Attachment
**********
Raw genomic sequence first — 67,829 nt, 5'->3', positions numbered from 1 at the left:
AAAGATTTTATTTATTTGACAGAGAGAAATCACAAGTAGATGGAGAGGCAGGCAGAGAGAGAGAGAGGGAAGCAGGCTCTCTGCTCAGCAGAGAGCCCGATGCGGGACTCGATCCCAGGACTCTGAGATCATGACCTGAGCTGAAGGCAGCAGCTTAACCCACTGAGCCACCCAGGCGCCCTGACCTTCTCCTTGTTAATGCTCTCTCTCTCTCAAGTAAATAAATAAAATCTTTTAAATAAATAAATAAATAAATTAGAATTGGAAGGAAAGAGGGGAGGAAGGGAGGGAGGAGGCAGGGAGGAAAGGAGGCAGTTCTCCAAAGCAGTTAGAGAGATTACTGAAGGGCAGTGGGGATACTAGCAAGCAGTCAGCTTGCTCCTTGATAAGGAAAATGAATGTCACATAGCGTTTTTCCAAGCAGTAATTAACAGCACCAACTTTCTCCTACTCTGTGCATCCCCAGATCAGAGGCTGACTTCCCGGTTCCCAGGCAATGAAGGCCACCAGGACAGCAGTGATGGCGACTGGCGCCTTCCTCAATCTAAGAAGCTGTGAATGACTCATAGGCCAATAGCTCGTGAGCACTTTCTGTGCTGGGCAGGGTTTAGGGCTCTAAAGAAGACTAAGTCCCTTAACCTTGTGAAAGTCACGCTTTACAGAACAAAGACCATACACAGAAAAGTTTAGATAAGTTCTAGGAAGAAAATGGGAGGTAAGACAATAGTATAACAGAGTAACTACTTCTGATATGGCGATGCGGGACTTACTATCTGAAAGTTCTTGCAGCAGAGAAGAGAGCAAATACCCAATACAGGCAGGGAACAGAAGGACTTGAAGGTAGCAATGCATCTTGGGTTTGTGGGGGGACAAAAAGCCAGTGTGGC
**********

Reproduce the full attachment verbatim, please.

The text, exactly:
Raw genomic sequence first — 67,829 nt, 5'->3', positions numbered from 1 at the left:
AAAGATTTTATTTATTTGACAGAGAGAAATCACAAGTAGATGGAGAGGCAGGCAGAGAGAGAGAGAGGGAAGCAGGCTCTCTGCTCAGCAGAGAGCCCGATGCGGGACTCGATCCCAGGACTCTGAGATCATGACCTGAGCTGAAGGCAGCAGCTTAACCCACTGAGCCACCCAGGCGCCCTGACCTTCTCCTTGTTAATGCTCTCTCTCTCTCAAGTAAATAAATAAAATCTTTTAAATAAATAAATAAATAAATTAGAATTGGAAGGAAAGAGGGGAGGAAGGGAGGGAGGAGGCAGGGAGGAAAGGAGGCAGTTCTCCAAAGCAGTTAGAGAGATTACTGAAGGGCAGTGGGGATACTAGCAAGCAGTCAGCTTGCTCCTTGATAAGGAAAATGAATGTCACATAGCGTTTTTCCAAGCAGTAATTAACAGCACCAACTTTCTCCTACTCTGTGCATCCCCAGATCAGAGGCTGACTTCCCGGTTCCCAGGCAATGAAGGCCACCAGGACAGCAGTGATGGCGACTGGCGCCTTCCTCAATCTAAGAAGCTGTGAATGACTCATAGGCCAATAGCTCGTGAGCACTTTCTGTGCTGGGCAGGGTTTAGGGCTCTAAAGAAGACTAAGTCCCTTAACCTTGTGAAAGTCACGCTTTACAGAACAAAGACCATACACAGAAAAGTTTAGATAAGTTCTAGGAAGAAAATGGGAGGTAAGACAATAGTATAACAGAGTAACTACTTCTGATATGGCGATGCGGGACTTACTATCTGAAAGTTCTTGCAGCAGAGAAGAGAGCAAATACCCAATACAGGCAGGGAACAGAAGGACTTGAAGGTAGCAATGCATCTTGGGTTTGTGGGGGGACAAAAAGCCAGTGTGGC